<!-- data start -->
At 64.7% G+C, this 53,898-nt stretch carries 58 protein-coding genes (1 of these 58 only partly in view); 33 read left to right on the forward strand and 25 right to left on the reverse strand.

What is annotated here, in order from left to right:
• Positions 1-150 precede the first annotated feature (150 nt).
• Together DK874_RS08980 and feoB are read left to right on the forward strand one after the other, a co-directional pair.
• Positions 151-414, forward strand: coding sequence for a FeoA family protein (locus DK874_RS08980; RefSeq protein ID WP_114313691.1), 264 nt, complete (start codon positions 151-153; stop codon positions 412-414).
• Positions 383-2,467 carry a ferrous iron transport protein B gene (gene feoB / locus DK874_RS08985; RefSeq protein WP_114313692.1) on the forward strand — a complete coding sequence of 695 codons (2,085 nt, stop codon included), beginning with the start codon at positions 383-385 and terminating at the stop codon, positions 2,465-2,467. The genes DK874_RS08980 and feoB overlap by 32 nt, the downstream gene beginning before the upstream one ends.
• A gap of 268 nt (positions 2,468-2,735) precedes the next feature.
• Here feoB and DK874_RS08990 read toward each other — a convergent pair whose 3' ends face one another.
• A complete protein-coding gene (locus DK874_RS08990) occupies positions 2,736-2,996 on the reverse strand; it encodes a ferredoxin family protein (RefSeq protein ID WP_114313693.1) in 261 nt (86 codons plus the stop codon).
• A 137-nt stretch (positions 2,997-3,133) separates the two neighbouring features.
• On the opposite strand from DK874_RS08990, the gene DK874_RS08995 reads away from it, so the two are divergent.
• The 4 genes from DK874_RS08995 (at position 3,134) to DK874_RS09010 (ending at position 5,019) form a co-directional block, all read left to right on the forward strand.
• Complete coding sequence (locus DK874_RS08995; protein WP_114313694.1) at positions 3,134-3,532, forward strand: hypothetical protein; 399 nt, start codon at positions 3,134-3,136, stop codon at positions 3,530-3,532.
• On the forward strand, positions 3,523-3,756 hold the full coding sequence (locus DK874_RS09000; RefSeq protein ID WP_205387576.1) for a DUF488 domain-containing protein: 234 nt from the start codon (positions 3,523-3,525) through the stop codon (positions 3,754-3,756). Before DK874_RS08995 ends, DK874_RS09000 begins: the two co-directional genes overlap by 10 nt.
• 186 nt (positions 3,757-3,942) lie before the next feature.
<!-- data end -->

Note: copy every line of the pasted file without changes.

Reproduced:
At 64.7% G+C, this 53,898-nt stretch carries 58 protein-coding genes (1 of these 58 only partly in view); 33 read left to right on the forward strand and 25 right to left on the reverse strand.

What is annotated here, in order from left to right:
• Positions 1-150 precede the first annotated feature (150 nt).
• Together DK874_RS08980 and feoB are read left to right on the forward strand one after the other, a co-directional pair.
• Positions 151-414, forward strand: coding sequence for a FeoA family protein (locus DK874_RS08980; RefSeq protein ID WP_114313691.1), 264 nt, complete (start codon positions 151-153; stop codon positions 412-414).
• Positions 383-2,467 carry a ferrous iron transport protein B gene (gene feoB / locus DK874_RS08985; RefSeq protein WP_114313692.1) on the forward strand — a complete coding sequence of 695 codons (2,085 nt, stop codon included), beginning with the start codon at positions 383-385 and terminating at the stop codon, positions 2,465-2,467. The genes DK874_RS08980 and feoB overlap by 32 nt, the downstream gene beginning before the upstream one ends.
• A gap of 268 nt (positions 2,468-2,735) precedes the next feature.
• Here feoB and DK874_RS08990 read toward each other — a convergent pair whose 3' ends face one another.
• A complete protein-coding gene (locus DK874_RS08990) occupies positions 2,736-2,996 on the reverse strand; it encodes a ferredoxin family protein (RefSeq protein ID WP_114313693.1) in 261 nt (86 codons plus the stop codon).
• A 137-nt stretch (positions 2,997-3,133) separates the two neighbouring features.
• On the opposite strand from DK874_RS08990, the gene DK874_RS08995 reads away from it, so the two are divergent.
• The 4 genes from DK874_RS08995 (at position 3,134) to DK874_RS09010 (ending at position 5,019) form a co-directional block, all read left to right on the forward strand.
• Complete coding sequence (locus DK874_RS08995; protein WP_114313694.1) at positions 3,134-3,532, forward strand: hypothetical protein; 399 nt, start codon at positions 3,134-3,136, stop codon at positions 3,530-3,532.
• On the forward strand, positions 3,523-3,756 hold the full coding sequence (locus DK874_RS09000; RefSeq protein ID WP_205387576.1) for a DUF488 domain-containing protein: 234 nt from the start codon (positions 3,523-3,525) through the stop codon (positions 3,754-3,756). Before DK874_RS08995 ends, DK874_RS09000 begins: the two co-directional genes overlap by 10 nt.
• 186 nt (positions 3,757-3,942) lie before the next feature.